The obesity epidemic strikes again

Jim Henley, in the midst of a Den Bestean sized post on fitness, makes a salient point about the so-called 'Obesity Epidemic':

If you hit the Cheesecake Factory every week, or every night, and balloon accordingly, then you have bought too many things. If you're going to bind over the blame for your extra slices of dessert to the evil corporation selling it to you, what other of your responsibilities are you going to bind over to them? Your finances? Your love life? Because I gotta tell you, the people working at the Cheesecake Factory seemed nice enough, but that doesn't mean I want to appoint them my guardian.

You are a customer, and as a customer you must purchase, in coin or opportunity costs, that which will provide you with the best balance of satisfactions - emotional, ethical, financial, medical, esthetic.

Related issue: it is certainly true that you mustn't trust corporations. You mustn't trust the government either. But you can't necessarily trust "individuals" because "Many individual people are not trying to sell you anything." This is a paradox of anti-market thinking. People accuse market liberals of only caring about money, only judging things on the basis of what sells, reducing everything to a commodity and so on. And then they construe economy as nothing more than monetary exchange.

[...]

Trust yourself - insofar as you put an effort into it. You are a customer. Comparison-shop ideas from the fitness industry, the diet industry, the public health bureaucracy and cranks on the web. Become capable of arriving at a reasoned judgment on the strains of the cacophony.

The alternative is to embarrass yourself, to publically declare, I am an infantile personality incapable of taking responsibility for my own actions! as "public interest" attorney John Banzhaf and his restaurant-suing clients do. A sane society would laugh such lawsuits out of court. As a compromise, we could allow them to proceed if the attorneys and plaintiffs agreed to wear footie pajamas and visibly teethe in court.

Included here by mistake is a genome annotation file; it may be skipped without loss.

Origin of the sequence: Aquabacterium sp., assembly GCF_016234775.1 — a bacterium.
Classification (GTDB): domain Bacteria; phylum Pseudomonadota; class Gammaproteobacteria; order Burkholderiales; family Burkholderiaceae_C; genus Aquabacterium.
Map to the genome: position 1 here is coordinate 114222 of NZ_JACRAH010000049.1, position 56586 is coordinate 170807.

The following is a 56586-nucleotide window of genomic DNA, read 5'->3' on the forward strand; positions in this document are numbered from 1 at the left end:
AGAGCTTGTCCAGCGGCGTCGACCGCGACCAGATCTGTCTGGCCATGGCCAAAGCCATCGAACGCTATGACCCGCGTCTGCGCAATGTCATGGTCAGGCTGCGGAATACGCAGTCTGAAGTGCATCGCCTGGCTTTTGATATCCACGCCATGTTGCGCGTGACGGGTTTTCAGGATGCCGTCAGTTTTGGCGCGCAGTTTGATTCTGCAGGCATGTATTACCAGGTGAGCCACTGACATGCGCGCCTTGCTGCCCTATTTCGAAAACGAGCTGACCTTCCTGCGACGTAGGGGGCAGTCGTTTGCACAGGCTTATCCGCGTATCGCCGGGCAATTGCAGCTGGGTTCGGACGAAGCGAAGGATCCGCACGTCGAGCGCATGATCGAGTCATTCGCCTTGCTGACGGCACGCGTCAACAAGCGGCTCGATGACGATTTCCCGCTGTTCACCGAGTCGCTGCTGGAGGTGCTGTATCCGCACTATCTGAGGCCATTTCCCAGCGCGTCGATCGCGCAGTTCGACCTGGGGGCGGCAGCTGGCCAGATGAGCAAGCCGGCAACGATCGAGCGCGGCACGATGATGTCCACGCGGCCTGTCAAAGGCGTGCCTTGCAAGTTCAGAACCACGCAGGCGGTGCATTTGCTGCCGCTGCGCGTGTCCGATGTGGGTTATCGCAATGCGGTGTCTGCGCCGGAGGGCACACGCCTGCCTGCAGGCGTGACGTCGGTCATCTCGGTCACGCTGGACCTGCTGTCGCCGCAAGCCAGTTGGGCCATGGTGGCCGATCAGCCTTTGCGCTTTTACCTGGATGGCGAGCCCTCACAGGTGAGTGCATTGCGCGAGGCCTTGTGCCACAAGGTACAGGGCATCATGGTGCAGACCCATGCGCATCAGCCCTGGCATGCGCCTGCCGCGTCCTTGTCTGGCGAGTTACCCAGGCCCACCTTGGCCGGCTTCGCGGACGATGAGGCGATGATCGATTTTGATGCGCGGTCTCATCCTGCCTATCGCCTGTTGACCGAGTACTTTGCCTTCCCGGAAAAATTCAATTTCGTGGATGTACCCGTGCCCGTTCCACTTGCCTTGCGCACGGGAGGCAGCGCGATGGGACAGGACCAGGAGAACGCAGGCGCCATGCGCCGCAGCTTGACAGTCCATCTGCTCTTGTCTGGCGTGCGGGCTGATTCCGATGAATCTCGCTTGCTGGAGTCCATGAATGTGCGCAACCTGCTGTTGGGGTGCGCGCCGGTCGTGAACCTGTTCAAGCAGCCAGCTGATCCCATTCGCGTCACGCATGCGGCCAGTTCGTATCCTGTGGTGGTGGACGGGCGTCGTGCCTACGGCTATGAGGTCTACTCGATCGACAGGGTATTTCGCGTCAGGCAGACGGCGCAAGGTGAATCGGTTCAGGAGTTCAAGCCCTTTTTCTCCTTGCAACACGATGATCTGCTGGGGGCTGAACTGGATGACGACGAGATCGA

Indeed! As a consequence of human action and choice, these individuals became obese. It is not the fault of the Cheesecake Factory or any other outlet that these people chose to consume to the point of obesity or morbid obesity. McDonald's isn't some sort of shady 'pusher' dealing fat and empty calories on the corner, preying on the innocent, and there certainly weren't Kubrickian organizations tying these individuals into chairs and force feeding them Whoppers until they expanded to 400 lbs. No, each bite was a choice; they voluntarily exchanged cash for calories.

It's high time that the courts agreed with Jim and laughed this sort of thing out of their chambers. Of course, this is a case where a statute preventing such nuisance lawsuits would come in handy (and where common law is unlikely to come up with a solution quickly)...

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Several reports have

Several reports have recently demonstrated the drastic costs to our society due to obesity. The cost to our society is from Medicaid patients creating a burden on our taxpayers with obesity-related disease.
As it is in the United States, obesity is a problem in Europe, too -- in part because Europeans are eating more like Americans.
The percentage of obese British adults was reported to be three times what it was just two decades ago, the fastest-growing rate in Western Europe. An estimated 21 percent of men and 23.5 percent of women are now considered obese, compared with 27 percent of men and 34 percent of women in America. The Brits recently had an appealing idea to deny public health care to patients who refused advice to lose weight. Of course, that won't happen there or here.